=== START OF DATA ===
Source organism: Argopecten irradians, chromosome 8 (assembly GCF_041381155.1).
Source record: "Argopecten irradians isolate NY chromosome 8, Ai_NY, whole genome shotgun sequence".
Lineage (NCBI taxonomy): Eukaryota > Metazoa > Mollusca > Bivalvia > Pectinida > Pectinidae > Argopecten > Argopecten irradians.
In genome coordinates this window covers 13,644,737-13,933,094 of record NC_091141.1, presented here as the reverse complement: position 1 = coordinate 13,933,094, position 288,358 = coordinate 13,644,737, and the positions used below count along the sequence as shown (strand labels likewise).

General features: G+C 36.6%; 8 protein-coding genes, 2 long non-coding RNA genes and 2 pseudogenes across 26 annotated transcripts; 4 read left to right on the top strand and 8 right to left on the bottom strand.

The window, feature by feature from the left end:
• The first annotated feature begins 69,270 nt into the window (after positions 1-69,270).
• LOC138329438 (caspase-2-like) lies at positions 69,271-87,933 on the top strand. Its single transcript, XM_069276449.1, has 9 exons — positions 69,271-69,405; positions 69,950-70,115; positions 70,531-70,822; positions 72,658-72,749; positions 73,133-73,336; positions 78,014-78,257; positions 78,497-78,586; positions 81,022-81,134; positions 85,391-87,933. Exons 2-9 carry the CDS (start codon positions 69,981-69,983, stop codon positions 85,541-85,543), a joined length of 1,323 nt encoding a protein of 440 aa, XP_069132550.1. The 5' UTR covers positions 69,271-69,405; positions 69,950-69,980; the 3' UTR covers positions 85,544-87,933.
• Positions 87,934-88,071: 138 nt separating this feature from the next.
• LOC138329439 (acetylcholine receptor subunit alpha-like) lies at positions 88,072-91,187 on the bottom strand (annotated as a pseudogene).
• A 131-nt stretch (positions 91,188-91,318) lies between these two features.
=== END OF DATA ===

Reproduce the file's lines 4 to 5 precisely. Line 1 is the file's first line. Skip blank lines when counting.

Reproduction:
In genome coordinates this window covers 13,644,737-13,933,094 of record NC_091141.1, presented here as the reverse complement: position 1 = coordinate 13,933,094, position 288,358 = coordinate 13,644,737, and the positions used below count along the sequence as shown (strand labels likewise).

General features: G+C 36.6%; 8 protein-coding genes, 2 long non-coding RNA genes and 2 pseudogenes across 26 annotated transcripts; 4 read left to right on the top strand and 8 right to left on the bottom strand.